Amy of WildBird on the Fly was not the only blogger to figure prominently in this big birding weekend of mine. Charlie also came to town, and he was on a mission. We had a list of three target birds to locate and a prime location for all three. Too bad the capricious, fitful weather didn’t cooperate. We pulled two of the three, but missed the most important one. But I’m getting ahead of myself…
Charlie Moores, for those of you unacquainted with his adventurous oeuvre, is a world birder extraordinaire. One of the few birds found in the northeastern United States not on his life list is not coincidentally one of the most elusive: the Cerulean Warbler. Charlie managed, through some exertion of influence or good karma, to arrange a trip to this area at the height of spring migration, the perfect time to seek out this highly desirable bird. The cerulean has thus far avoided its inevitable fate as a tick on my list as well, so Charlie and I joined forces to track it down. I knew just the place too, the spectacular Sterling Forest State Park. Sterling Forest is famous for breeding populations of Golden-winged, Blue-winged, and Cerulean Warblers. These were our three target species for the day, though we certainly weren’t going to turn any other pulchritudinous passerines away.
The one fly in our avian observation ointment was the threat of imminent rain. Whether the drops were going to fall was never a doubt; the question was merely when and for how long. We set out early to attack our quest with gusto and arrived at Sterling Forest with only a light drizzle to contend with. Within minutes, our first bird, Blue-winged Warbler, was locked in, a buzzy male defending his territory. As we walked the Long Meadow path, we also noted Eastern Kingbird, Swamp Sparrow, Baltimore Oriole, Common Raven, Common Yellowthroat, American Redstart, Northern Waterthrush, and lots of Yellow Warbler in addition to the more prosaic species. Also appearing on cue were Indigo Buntings, those electrifying, eye-searing, unrelentingly blue princes of the genus Passerina. This time of year, these birds are very reliable at Sterling Forest. Finally, we found our second target, a dazzling male Golden-winged Warbler. The golden-wing is one bird I’d never seen before; this gracious fellow gave both of us amazing looks. Flush with success, we decamped to surer Cerulean habitat. That’s when the rain really started.
We really tried, despite the downpour. The park ranger pointed us towards a spot called Sandy Lake said to be perfect for Dendroica cerula. We searched the area thoroughly, heedless of all discomfort in our Cerulean crusade. We even managed to flush some Swainson’s Thrush, a totally new bird for me. But besides the thrush and some Blue-gray Gnatcatchers, we came up empty.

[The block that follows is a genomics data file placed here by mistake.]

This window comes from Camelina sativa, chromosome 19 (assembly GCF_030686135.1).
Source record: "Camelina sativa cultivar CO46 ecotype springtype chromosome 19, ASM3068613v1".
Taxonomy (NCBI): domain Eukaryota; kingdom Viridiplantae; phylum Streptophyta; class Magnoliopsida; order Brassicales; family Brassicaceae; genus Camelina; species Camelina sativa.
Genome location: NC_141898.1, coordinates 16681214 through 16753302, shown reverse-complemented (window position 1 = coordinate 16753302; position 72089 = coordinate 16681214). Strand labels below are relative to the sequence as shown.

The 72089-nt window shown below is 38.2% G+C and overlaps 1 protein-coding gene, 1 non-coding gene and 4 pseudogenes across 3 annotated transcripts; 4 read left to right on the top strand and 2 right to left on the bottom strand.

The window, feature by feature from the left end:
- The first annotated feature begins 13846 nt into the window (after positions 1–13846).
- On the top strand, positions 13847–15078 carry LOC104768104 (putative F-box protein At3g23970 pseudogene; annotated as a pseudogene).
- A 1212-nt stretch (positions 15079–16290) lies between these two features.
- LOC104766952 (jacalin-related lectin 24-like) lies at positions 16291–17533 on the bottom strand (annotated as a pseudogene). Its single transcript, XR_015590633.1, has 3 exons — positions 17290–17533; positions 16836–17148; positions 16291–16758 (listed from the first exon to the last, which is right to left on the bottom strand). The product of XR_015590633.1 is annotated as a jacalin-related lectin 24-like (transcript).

Now, it should be said that Charlie is possessed of a vast global understanding of avifauna that, in all fairness, must be considered true wisdom. He observed that, in conditions of persistent precipitation, breeding birds like our quarry tend to stay quiet and immobile. What we really needed, he explained, was a migrant trap, a flyway or habitat that draws birds on the move. Rain might work to our advantage in such a place by slowing songbirds down. Fortunately, I had an ace up my sleeve, a geological formation molded over millennia to bottle up spring migrants long enough for top-notch birding, a spot in New Jersey so secret, so jealously guarded that I learned about it only a week ago. The Cerulean might not be realistic, but plenty of other warblers would be at Garrett Mountain Reservation.
In an amazing spurt of serendipity, the rain let up just as we approached Garrett Mountain. In an equally amazing bout of befuddlement, I passed Garrett Mountain and traveled to Rifle Camp Park instead. This place was as new to both of us as Garrett Mountain would have been, so I didn’t know if it would live up to the West Paterson hype. I shouldn’t have worried. The warblers were definitely here. It didn’t take much time at all to add Ovenbird, Northern Parula, Black-and-white, Magnolia, Yellow-rumped, Black-throated Blue, and Black-throated Green to the day list. I also spotted a Bay-breasted while Charlie picked up a Canada Warbler. Vireos were hopping too. I not only saw more White-eyed Vireo, but also my first Yellow-throated Vireo, my third new vireo in two weeks for those of you counting at home.
Rifle Camp Park really was well-stocked with avifauna. Flycatchers included Least Flycatcher, Great-crested Flycatcher, Eastern Phoebe, and Eastern Wood-pewee. The thrushes were Veery and Wood Thrush. The tanagers were, of course, splendidly Scarlet. We got brilliant views of all these birds and a few more besides before the rain picked up again. No Cerulean, but I walked away with three life birds and a hell of a time. Don’t worry, Charlie…we’ll get it next time.